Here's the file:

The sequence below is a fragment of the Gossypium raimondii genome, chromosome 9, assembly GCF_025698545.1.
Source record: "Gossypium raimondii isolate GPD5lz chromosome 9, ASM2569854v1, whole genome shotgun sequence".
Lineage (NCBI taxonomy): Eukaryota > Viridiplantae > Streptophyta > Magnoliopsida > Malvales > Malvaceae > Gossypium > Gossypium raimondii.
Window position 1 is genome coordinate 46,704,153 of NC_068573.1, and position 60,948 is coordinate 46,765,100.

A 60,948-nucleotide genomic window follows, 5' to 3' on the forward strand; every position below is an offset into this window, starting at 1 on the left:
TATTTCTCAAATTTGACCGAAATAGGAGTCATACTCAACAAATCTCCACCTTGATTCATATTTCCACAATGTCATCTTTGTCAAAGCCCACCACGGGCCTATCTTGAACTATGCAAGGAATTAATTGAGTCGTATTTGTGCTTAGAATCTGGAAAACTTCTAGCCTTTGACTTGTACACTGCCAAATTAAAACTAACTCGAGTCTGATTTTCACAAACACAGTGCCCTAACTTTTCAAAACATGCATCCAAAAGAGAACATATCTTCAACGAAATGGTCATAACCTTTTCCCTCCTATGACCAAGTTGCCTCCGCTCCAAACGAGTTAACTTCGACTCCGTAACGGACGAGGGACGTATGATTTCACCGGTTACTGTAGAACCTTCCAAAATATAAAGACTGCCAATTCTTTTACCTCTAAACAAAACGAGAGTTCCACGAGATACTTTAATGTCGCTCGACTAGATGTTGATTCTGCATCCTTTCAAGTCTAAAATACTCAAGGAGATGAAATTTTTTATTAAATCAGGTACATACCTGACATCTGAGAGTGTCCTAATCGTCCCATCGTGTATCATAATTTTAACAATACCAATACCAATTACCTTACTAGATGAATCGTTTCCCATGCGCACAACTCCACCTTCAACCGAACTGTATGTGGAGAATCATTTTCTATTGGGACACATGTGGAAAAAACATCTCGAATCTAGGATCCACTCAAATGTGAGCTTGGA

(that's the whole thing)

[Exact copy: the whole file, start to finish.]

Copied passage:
The sequence below is a fragment of the Gossypium raimondii genome, chromosome 9, assembly GCF_025698545.1.
Source record: "Gossypium raimondii isolate GPD5lz chromosome 9, ASM2569854v1, whole genome shotgun sequence".
Lineage (NCBI taxonomy): Eukaryota > Viridiplantae > Streptophyta > Magnoliopsida > Malvales > Malvaceae > Gossypium > Gossypium raimondii.
Window position 1 is genome coordinate 46,704,153 of NC_068573.1, and position 60,948 is coordinate 46,765,100.

A 60,948-nucleotide genomic window follows, 5' to 3' on the forward strand; every position below is an offset into this window, starting at 1 on the left:
TATTTCTCAAATTTGACCGAAATAGGAGTCATACTCAACAAATCTCCACCTTGATTCATATTTCCACAATGTCATCTTTGTCAAAGCCCACCACGGGCCTATCTTGAACTATGCAAGGAATTAATTGAGTCGTATTTGTGCTTAGAATCTGGAAAACTTCTAGCCTTTGACTTGTACACTGCCAAATTAAAACTAACTCGAGTCTGATTTTCACAAACACAGTGCCCTAACTTTTCAAAACATGCATCCAAAAGAGAACATATCTTCAACGAAATGGTCATAACCTTTTCCCTCCTATGACCAAGTTGCCTCCGCTCCAAACGAGTTAACTTCGACTCCGTAACGGACGAGGGACGTATGATTTCACCGGTTACTGTAGAACCTTCCAAAATATAAAGACTGCCAATTCTTTTACCTCTAAACAAAACGAGAGTTCCACGAGATACTTTAATGTCGCTCGACTAGATGTTGATTCTGCATCCTTTCAAGTCTAAAATACTCAAGGAGATGAAATTTTTTATTAAATCAGGTACATACCTGACATCTGAGAGTGTCCTAATCGTCCCATCGTGTATCATAATTTTAACAATACCAATACCAATTACCTTACTAGATGAATCGTTTCCCATGCGCACAACTCCACCTTCAACCGAACTGTATGTGGAGAATCATTTTCTATTGGGACACATGTGGAAAAAACATCTCGAATCTAGGATCCACTCAAATGTGAGCTTGGA